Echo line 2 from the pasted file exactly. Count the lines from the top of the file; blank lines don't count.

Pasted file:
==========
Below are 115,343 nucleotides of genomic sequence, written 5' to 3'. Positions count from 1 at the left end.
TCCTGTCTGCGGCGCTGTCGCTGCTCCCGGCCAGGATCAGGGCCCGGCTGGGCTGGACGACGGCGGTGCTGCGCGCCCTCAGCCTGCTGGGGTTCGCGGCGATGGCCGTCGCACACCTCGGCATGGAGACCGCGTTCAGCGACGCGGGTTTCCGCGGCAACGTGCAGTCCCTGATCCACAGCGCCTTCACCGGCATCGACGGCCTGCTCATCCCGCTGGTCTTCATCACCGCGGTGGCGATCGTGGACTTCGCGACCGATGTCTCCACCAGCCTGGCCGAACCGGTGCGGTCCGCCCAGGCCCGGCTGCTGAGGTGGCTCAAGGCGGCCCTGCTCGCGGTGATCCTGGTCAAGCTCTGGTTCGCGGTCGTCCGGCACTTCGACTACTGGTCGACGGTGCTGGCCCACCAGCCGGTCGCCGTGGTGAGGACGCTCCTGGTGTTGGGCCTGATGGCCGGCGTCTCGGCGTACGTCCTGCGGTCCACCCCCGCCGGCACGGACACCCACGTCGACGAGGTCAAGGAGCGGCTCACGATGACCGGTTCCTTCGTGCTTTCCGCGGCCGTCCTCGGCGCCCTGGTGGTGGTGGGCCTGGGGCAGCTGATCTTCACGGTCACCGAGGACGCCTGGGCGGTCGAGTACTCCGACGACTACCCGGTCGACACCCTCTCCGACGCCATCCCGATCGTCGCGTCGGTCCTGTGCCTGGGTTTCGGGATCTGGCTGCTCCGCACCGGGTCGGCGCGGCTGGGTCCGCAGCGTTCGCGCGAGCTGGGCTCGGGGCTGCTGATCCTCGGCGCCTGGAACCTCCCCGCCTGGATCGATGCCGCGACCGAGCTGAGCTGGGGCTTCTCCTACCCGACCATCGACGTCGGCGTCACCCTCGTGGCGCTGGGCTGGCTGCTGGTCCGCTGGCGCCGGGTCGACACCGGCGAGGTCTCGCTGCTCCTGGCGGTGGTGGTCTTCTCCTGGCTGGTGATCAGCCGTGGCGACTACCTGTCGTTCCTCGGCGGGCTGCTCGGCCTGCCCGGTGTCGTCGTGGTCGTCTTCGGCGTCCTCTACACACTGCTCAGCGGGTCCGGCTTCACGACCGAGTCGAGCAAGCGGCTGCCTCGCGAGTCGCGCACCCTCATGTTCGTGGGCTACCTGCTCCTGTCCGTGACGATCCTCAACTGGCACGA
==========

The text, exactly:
TCCTGTCTGCGGCGCTGTCGCTGCTCCCGGCCAGGATCAGGGCCCGGCTGGGCTGGACGACGGCGGTGCTGCGCGCCCTCAGCCTGCTGGGGTTCGCGGCGATGGCCGTCGCACACCTCGGCATGGAGACCGCGTTCAGCGACGCGGGTTTCCGCGGCAACGTGCAGTCCCTGATCCACAGCGCCTTCACCGGCATCGACGGCCTGCTCATCCCGCTGGTCTTCATCACCGCGGTGGCGATCGTGGACTTCGCGACCGATGTCTCCACCAGCCTGGCCGAACCGGTGCGGTCCGCCCAGGCCCGGCTGCTGAGGTGGCTCAAGGCGGCCCTGCTCGCGGTGATCCTGGTCAAGCTCTGGTTCGCGGTCGTCCGGCACTTCGACTACTGGTCGACGGTGCTGGCCCACCAGCCGGTCGCCGTGGTGAGGACGCTCCTGGTGTTGGGCCTGATGGCCGGCGTCTCGGCGTACGTCCTGCGGTCCACCCCCGCCGGCACGGACACCCACGTCGACGAGGTCAAGGAGCGGCTCACGATGACCGGTTCCTTCGTGCTTTCCGCGGCCGTCCTCGGCGCCCTGGTGGTGGTGGGCCTGGGGCAGCTGATCTTCACGGTCACCGAGGACGCCTGGGCGGTCGAGTACTCCGACGACTACCCGGTCGACACCCTCTCCGACGCCATCCCGATCGTCGCGTCGGTCCTGTGCCTGGGTTTCGGGATCTGGCTGCTCCGCACCGGGTCGGCGCGGCTGGGTCCGCAGCGTTCGCGCGAGCTGGGCTCGGGGCTGCTGATCCTCGGCGCCTGGAACCTCCCCGCCTGGATCGATGCCGCGACCGAGCTGAGCTGGGGCTTCTCCTACCCGACCATCGACGTCGGCGTCACCCTCGTGGCGCTGGGCTGGCTGCTGGTCCGCTGGCGCCGGGTCGACACCGGCGAGGTCTCGCTGCTCCTGGCGGTGGTGGTCTTCTCCTGGCTGGTGATCAGCCGTGGCGACTACCTGTCGTTCCTCGGCGGGCTGCTCGGCCTGCCCGGTGTCGTCGTGGTCGTCTTCGGCGTCCTCTACACACTGCTCAGCGGGTCCGGCTTCACGACCGAGTCGAGCAAGCGGCTGCCTCGCGAGTCGCGCACCCTCATGTTCGTGGGCTACCTGCTCCTGTCCGTGACGATCCTCAACTGGCACGA